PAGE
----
Taking Gandhi's statements about civil disobedience to heart, in February 1922 residents from the villages around the north Indian market town of Chauri Chaura attacked the local police station, burned it to the ground and murdered twenty-three constables. Appalled that his teachings were turned to violent ends, Gandhi called off his Noncooperation Movement and fasted to bring the people back to nonviolence. In the meantime, the British government denied that the riot reflected Indian resistance to its rule and tried the rioters as common criminals. These events have taken on great symbolic importance among Indians, both in the immediate region and nationally. Amin examines the event itself, but also, more significantly, he explores the ways it has been remembered, interpreted, and used as a metaphor for the Indian struggle for independence.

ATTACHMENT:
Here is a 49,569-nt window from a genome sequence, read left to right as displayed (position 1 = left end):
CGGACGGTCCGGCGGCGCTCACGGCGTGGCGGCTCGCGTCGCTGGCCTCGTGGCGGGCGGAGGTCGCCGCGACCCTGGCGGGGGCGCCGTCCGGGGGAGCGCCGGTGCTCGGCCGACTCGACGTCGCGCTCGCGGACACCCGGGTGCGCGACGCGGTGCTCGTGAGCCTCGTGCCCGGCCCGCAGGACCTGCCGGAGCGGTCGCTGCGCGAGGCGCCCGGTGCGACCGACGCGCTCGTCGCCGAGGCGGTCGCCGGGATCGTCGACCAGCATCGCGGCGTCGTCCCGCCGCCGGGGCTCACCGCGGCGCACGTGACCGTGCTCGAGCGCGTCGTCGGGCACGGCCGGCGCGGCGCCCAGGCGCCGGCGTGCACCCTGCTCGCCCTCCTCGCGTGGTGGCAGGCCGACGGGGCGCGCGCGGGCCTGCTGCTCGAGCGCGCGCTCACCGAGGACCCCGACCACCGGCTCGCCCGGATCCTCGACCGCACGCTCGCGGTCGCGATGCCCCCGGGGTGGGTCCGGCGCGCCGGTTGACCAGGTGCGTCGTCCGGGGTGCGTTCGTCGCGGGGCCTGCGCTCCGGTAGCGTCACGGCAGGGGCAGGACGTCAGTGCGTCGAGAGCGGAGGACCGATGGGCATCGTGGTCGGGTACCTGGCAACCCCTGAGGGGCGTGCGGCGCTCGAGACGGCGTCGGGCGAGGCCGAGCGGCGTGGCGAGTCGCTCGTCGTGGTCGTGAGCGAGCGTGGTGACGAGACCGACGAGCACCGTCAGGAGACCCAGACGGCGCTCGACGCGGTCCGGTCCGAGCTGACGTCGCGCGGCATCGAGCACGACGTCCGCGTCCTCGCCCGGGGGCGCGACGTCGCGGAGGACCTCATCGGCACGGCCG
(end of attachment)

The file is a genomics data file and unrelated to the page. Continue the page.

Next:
The author, who was born fifteen miles from Chauri Chaura, brings to his study an empathetic knowledge of the region and a keen ear for the nuances of the culture and language of its people. In an ingenious negotiation between written and oral evidence, he combines brilliant archival work in the judicial records of the period with field interviews with local informants.
In telling this intricate story of local memory and the making of official histories, Amin probes the silences and ambivalences that contribute to a nation's narrative. He extends his boundaries well beyond Chauri Chaura itself to explore the complex relationship between peasant politics and nationalist discourse and the interplay between memory and history.